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Tyler Legg
Charlotte, NC, United States
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Welcome to THFF.com! Kick your wading boots off and stick around for a while. You'll find content ranging from NC fishing reports, videos, pictures, fly fishing news from around the state/country/world, humor, and even some irrelevant, yet interesting posts.
Have a question, comment, fishing report, or a few suggestions regarding THFF or fly fishing in NC? Feel free to e-mail me at wncflyfishing@gmail.com
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Tuesday, December 2, 2008

1.) Today is the 2nd day of December....where does time go? It seems like it was 85 degrees yesterday..(well not that easy, given that we have seen 40's for highs and 20's for lows. Speaking of cold, get ready for some REAL cold stuff by mid December. Modeling is really wanting to put some truly Arctic....or even polar air into the east. No snow yet, but the GFS is flip flopping back and forth on a bit of freezing rain early next Tuesday morning into the late morning hours. Not a lock yet, and can't tell you how much, or even when it's going to exactly hit the area. With that being said, the pattern looks very conducive for more arctic cold air and Gulf storms, so maybe we'll get a good snow event in the near future.

2.) The tailwaters over in Tennessee and here in NC are really showing great consistency. Anglers have been hooking fish of truly scary proportion. Give one of the TW's a try...the freestone spring creeks are very slow, and the fish are taking it easy. Until we can get a few consecutive days of upper 50's or low 60's, the streams won't warm up much. If you have cabin fever, and really want to wet a line, and tailwaters aren't a convenient choice, fishing the freestoners should be fine as long as you follow a few tips....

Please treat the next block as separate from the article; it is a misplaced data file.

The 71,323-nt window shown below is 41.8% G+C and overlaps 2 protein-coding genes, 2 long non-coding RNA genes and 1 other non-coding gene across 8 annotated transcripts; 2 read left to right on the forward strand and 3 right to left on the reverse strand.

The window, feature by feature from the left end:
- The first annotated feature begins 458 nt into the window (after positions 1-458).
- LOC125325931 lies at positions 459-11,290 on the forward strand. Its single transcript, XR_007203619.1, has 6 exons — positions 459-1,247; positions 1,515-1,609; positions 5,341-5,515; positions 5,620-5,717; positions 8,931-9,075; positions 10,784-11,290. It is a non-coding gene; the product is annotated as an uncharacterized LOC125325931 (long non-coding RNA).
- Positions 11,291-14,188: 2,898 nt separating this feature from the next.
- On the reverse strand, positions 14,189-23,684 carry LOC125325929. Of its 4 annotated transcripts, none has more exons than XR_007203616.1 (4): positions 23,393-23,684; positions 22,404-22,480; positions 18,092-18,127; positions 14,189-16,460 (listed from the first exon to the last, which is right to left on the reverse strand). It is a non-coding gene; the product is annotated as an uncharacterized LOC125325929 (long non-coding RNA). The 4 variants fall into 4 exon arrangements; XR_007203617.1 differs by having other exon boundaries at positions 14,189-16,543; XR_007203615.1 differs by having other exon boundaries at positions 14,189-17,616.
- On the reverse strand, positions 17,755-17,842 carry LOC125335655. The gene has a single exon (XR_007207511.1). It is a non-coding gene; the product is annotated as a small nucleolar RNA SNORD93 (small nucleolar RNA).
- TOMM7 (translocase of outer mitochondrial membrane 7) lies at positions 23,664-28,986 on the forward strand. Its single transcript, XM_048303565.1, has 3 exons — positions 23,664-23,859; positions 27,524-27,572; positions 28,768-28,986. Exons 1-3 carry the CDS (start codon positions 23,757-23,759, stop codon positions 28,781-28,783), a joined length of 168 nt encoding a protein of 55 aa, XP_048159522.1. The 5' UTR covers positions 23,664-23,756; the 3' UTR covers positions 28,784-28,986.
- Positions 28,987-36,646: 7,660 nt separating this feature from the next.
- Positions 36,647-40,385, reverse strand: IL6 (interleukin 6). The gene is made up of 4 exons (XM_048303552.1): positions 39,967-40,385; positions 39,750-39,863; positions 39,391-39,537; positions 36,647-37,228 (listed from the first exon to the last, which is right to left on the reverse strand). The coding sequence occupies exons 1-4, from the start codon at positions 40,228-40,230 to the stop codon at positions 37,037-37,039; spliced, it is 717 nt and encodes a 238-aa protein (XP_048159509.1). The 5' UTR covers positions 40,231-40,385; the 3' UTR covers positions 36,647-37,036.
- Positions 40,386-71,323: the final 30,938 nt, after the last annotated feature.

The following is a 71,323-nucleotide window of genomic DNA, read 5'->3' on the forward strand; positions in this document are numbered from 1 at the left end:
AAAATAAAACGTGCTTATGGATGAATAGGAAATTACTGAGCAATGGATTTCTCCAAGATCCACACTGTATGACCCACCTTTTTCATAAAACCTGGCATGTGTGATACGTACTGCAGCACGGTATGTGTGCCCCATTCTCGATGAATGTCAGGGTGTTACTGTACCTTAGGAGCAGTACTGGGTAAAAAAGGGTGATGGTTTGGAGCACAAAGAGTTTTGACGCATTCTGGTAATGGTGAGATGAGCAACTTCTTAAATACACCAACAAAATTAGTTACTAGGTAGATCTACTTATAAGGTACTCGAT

1. THE # ONE tip is to dress in layers. I like to use Under Armour or Simms Waderwick under a regular long sleeve fishing shirt, with either a quality wading jacket or a moisture wicking fleece. Don't forget those Glacier Gloves either. Layers will allow you to stay warm during the coldest part of fishing, until the air warms up a little, and you need to shed a layer or two.

  2. Remember when fly fishing for trout, always use the appropriate amount of weight corresponding to the water depth and the trout's preferred feeding lane (which usually isn't too impressive this time of year).

  3. Use dark colored flies. In the Winter, the insects trout feed on are for the most part, small and dark colored. There aren't any light cahills and light hendricksons in December, so think according to the season.

  4. One of the best things you can do to catch trout in the Winter, is to make sure the fly nearly hits the trout. If your fly is 4 feet away from a fish in 25 degree weather, he's not going to race over across the pool and through the riffle to grab it....wastes too much precious energy.

  5. Try a point fly and a dropper. A small white Wolly Bugger with about 6 inches of tippet tied to the hook bend followed by a small (# 18-22) beadhead PT nymph should be perfect.

  6. Lastly, forget about the cold...I know what your thinking..(YEAH RIGHT).. but if you can concentrate on catching the fish, things may lighten up a bit.

I like fishing in the Winter. I remember a few times when I fished on the Jacob's Fork in downright frigid conditions, but regardless, this past February the trout were all netted and all of them willingly ate small midges and San Juan Worms. Also, if your a hatchery supported kind o' angler, there are PLENTY of trout for you to catch. Most of the time, by June, the fish are all gone, and albeit the hatchery trucks come once a month in many streams, a lot of anglers will follow the truck around until they put the trout in the river.

3.) Anywho, everyone have a great day and I will do my best to update tomorrow.


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